Swedbank says Estonian authorities are investigating one of its local subsidiaries for money laundering.
The Swedish bank released a statement on March 24 revealing its Estonian subsidiary, Swedbank AS, was initially investigated by the Estonian Financial Supervisory Authority in 2019.
The investigation stems from supposed money laundering conducted by the institution from 2014 to 2016.
The bank said representatives of its Estonian operations met with police earlier this month, per AP News.
“Swedbank AS has now been served with a suspicion of money laundering. The maximum fine for the suspected crime is 16 million euros ($17.57 million),” the Stockholm-based institution said in its statement. “Swedbank AS will review and analyze the suspicion in detail and continue the cooperation with the authority to resolve the historical matter.”
In January, Swedbank’s Chief Executive Officer Brigitte Bonnesen was charged with fraud in January in connection to a three-year money-laundering scandal involving the financial institution. In 2018 and 2019, Bonnesen made several public statements claiming the bank did not have a problem with its Anti-Money Laundering process in its Estonia location.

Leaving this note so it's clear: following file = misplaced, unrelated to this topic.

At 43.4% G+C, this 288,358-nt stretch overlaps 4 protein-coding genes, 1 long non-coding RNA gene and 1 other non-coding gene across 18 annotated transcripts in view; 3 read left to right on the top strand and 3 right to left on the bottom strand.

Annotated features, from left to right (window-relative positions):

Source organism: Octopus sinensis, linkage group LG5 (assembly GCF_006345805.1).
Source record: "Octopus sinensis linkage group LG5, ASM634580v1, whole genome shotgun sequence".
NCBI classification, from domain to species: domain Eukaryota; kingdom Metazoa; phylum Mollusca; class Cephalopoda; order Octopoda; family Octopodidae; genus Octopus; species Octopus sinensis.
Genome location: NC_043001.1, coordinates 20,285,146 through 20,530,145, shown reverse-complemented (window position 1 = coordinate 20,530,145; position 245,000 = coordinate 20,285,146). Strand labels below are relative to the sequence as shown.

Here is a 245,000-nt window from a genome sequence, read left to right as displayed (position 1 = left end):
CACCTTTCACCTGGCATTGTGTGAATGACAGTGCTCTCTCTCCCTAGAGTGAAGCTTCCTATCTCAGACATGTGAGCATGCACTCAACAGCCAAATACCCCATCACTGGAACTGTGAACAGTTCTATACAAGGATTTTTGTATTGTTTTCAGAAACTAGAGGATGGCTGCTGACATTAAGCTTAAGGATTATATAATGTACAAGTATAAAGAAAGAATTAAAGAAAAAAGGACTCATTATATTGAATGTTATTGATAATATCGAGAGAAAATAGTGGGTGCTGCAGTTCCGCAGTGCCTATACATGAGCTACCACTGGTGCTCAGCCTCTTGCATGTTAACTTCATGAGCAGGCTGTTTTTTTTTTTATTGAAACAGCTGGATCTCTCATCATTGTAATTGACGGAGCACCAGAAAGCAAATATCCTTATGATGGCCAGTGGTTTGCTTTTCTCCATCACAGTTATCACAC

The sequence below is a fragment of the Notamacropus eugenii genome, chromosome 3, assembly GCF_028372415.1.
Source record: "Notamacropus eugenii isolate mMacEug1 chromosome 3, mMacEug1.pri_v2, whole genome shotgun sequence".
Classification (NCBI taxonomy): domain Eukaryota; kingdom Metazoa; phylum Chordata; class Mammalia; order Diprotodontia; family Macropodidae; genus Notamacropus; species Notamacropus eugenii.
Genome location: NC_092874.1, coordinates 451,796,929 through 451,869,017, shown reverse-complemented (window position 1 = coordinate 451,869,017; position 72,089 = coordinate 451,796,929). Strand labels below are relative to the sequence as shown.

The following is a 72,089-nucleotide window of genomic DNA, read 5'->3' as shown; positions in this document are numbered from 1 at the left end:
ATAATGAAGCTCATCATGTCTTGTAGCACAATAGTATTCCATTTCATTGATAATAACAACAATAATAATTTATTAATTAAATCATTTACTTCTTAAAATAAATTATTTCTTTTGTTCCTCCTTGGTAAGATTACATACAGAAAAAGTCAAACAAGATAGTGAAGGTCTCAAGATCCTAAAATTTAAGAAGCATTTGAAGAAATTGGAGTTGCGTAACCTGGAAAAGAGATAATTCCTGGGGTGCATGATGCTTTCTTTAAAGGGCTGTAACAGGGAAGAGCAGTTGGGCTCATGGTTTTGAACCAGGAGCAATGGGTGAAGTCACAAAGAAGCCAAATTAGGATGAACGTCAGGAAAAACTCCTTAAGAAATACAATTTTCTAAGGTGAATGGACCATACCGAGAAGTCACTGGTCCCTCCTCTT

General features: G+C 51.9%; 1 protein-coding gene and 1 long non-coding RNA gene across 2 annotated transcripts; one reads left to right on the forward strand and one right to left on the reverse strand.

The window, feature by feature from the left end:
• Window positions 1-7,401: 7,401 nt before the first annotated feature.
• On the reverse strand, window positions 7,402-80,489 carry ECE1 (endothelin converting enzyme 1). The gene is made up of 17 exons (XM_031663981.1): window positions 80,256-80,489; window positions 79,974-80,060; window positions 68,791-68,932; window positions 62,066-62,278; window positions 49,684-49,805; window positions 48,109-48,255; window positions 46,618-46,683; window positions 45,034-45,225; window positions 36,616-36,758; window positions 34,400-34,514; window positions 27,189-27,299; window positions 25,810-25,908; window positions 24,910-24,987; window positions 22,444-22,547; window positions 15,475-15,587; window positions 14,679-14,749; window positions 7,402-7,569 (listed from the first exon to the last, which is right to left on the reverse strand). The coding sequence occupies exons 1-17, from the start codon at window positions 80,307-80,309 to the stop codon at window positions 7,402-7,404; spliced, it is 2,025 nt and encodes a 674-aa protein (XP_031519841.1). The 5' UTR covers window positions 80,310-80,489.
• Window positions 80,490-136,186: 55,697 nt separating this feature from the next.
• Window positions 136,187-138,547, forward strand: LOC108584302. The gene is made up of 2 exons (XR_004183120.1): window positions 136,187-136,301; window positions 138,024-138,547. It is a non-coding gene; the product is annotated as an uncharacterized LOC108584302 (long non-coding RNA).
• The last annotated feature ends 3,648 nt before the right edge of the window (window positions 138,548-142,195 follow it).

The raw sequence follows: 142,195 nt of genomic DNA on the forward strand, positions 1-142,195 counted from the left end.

According to NASDAQ, “the bank said last year it would not file claims for damages against its former top executive and board for the fiscal year 2019, when it was placed under investigation over money-laundering breaches in the Baltics.
The charges were brought by Sweden’s Economic Crime Authority, which said in a statement that this misleading information gave a false impression of its operations. Swedish authorities believe Bonnesen was aware of the money laundering problems.
“The former CEO of the bank intentionally or through gross negligence … disseminated misleading information about the bank’s measures to prevent, detect, and report suspicions of money laundering in Swedbank’s operations in Estonia,” lead prosecutor Thomas Langrot said, per Politico.
The money-laundering accusations are not the first to be levied at Swedish financial institutions.
“Swedbank faces large U.S. fines after failing to thwart criminals from using its operations to launder money,” reports Bloomberg. “The scandal led to a swath of forced departures from the bank and a $386 million fine imposed by Swedish authorities in 2020.”
Swedbank is one of Sweden’s largest lenders. It expanded its operation in Estonia in the 2000s after the smaller country was admitted to the European Union. It has branches throughout Estonia, Latvia, and Lithuania. The bank’s consensus net income for 2022 is estimated to be $2 billion.